Between baking cookies, assembling toys and driving to the in-laws, you may have missed the Iowa Supreme Court’s decision on December 21 that a male dentist was not liable to his former female assistant of ten-and-a-half years – admittedly the best assistant he ever had – for gender discrimination.  The dentist fired the assistant after:  he complained that her clothing was too tight, he told her that she would know her clothes were too revealing if she saw his pants bulging, he texted her to ask how often she experienced an orgasm, he observed that the apparent infrequency in the assistant’s sex life was “like having a Lamborghini in the garage and never driving it,” and he was confronted by his wife, who believed the assistant was a “big threat” to the dentist and wife’s marriage and demanded that the assistant be terminated, which he then did by reading a prepared statement to the assistant in the presence of his church pastor. 

The case never went to trial but was decided by the lower court in the dentist’s favor on summary judgment, because, according to the court, there was no genuine issue of fact that the assistant was fired “because she was a threat to the marriage of [the dentist]” and not because of her gender.  The all-male Iowa Supreme Court, which underwent personnel changes of its own recently, agreed and affirmed the judgment.  The decision is being heralded as a victory for “family values.”  In concluding that there was no genuine issue of fact for a jury as to whether the assistant’s gender was a motivating factor in the dentist’s decision to fire her, the court noted that the dentist went on to hire another female assistant and that all of his assistants have been women.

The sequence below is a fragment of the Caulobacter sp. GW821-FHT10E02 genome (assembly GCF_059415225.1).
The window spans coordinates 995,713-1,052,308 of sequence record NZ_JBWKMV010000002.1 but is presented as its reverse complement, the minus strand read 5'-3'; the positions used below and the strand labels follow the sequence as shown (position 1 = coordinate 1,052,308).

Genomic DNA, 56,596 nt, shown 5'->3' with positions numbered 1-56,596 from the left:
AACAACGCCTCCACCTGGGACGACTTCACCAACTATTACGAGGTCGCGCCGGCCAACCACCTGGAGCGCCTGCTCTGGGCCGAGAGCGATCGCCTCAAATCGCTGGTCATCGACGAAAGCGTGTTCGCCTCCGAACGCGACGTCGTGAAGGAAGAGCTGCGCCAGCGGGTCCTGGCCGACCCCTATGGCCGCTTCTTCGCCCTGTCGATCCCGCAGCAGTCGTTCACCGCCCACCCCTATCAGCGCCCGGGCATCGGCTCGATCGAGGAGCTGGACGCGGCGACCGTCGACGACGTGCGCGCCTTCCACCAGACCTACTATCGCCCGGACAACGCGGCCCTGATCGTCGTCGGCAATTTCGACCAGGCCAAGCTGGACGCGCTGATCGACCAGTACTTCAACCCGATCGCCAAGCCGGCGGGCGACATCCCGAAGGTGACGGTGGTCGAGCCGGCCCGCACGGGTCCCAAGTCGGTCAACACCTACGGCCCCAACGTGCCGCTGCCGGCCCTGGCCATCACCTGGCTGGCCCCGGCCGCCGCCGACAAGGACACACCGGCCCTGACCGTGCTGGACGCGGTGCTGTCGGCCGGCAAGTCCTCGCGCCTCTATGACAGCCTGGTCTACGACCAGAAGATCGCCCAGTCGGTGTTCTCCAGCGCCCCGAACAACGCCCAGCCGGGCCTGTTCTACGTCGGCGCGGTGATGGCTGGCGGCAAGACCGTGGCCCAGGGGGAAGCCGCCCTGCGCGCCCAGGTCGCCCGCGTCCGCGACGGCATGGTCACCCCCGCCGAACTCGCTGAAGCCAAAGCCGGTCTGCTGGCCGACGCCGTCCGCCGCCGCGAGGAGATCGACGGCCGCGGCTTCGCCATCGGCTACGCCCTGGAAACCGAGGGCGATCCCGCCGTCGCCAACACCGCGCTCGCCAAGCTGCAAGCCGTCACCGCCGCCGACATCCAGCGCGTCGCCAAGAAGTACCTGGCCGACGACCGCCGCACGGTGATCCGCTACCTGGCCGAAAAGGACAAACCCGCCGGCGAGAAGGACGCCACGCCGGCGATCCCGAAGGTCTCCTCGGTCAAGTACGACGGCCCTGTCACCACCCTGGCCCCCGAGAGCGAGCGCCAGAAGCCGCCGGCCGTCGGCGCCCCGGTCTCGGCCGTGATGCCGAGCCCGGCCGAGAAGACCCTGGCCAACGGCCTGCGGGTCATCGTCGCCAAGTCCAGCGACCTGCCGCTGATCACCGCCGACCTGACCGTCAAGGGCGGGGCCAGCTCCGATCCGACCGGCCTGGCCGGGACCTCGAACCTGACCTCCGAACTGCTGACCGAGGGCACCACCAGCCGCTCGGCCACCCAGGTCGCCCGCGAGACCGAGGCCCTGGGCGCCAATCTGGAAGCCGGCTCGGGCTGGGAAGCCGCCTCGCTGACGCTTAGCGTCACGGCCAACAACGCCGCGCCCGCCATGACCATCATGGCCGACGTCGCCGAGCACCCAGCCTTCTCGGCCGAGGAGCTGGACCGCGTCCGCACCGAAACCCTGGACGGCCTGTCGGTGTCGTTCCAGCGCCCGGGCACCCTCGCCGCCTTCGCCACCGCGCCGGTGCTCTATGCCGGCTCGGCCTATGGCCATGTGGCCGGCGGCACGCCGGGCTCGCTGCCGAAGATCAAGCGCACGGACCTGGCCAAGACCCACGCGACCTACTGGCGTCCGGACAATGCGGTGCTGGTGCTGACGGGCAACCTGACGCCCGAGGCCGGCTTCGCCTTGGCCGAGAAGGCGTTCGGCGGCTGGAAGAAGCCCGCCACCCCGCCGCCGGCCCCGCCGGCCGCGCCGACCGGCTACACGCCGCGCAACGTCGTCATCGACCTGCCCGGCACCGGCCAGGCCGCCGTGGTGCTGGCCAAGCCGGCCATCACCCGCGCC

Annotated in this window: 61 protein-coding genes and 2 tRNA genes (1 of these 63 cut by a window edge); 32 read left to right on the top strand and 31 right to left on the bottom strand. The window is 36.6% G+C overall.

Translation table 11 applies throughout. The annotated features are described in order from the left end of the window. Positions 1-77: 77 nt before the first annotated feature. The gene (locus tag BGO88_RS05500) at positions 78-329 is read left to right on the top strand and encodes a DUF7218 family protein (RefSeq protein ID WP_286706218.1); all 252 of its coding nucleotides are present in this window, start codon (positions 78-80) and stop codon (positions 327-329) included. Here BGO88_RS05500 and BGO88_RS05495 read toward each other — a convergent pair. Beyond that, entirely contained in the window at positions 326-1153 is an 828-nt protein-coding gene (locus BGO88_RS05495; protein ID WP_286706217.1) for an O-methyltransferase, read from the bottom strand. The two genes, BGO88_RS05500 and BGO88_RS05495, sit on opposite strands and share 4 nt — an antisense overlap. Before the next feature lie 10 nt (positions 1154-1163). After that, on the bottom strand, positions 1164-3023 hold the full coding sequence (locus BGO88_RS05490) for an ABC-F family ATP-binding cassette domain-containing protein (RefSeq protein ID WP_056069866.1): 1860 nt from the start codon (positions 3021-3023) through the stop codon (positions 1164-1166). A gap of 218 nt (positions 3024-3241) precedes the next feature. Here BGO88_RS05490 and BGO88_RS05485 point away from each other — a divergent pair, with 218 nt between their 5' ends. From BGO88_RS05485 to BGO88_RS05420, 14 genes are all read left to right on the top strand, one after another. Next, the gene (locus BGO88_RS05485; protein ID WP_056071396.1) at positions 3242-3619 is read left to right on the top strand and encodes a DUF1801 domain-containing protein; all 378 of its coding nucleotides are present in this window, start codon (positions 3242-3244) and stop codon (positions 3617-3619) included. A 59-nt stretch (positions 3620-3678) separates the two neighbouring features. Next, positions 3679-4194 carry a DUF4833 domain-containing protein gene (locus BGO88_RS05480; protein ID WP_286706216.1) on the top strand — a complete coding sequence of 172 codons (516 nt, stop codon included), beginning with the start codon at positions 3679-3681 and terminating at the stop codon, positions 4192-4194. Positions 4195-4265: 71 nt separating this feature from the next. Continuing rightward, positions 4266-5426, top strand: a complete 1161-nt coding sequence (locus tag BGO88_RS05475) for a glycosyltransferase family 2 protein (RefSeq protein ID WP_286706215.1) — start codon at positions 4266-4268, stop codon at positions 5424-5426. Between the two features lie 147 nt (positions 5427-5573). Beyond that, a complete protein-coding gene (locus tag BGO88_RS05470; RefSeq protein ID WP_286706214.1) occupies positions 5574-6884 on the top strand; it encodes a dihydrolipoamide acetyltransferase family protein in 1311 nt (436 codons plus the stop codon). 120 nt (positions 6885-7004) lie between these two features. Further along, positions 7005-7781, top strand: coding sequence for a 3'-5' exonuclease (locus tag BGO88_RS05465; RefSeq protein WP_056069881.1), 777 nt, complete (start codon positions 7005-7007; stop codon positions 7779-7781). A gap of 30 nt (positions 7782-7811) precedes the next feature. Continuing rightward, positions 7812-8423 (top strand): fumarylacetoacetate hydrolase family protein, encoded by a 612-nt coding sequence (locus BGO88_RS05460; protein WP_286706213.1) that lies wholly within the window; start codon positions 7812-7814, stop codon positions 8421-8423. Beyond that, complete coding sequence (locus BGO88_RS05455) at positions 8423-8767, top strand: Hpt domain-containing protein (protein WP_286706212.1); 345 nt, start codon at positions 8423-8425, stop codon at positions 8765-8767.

The assistant did not bring a claim for sexual harassment, so the Iowa Supreme Court did not comment on whether she would have been able to put such a claim to a jury.  Title VII of the Civil Rights of 1964 prohibits discrimination in the workplace “with respect to [her], compensation, terms, conditions or privileges of employment, because of [her] . . . sex.”   State civil rights laws, such as Iowa’s, have similar prohibitions.   Courts recognize that sexual harassment – including a hostile or abusive work environment – is a form of unlawful gender discrimination, because it goes to the conditions of employment.  To prevail on a hostile work environment claim, the dental assistant would have to prove that she was subjected to unwelcome and offensive conduct, that the conduct was sufficiently severe or pervasive to alter the conditions of employment by creating an abusive working environment, and that the conduct was directed at her because of her sex.  The dentist would likely argue, if faced with such a claim, that he did not direct the conduct at her because of her sex but because of some other reason.  Whether the Iowa Supreme Court would recognize that the intent to discriminate on the basis of sex is evident from sexual propositions and innuendo that the dentist presumably would not have directed towards a male assistant is an open question.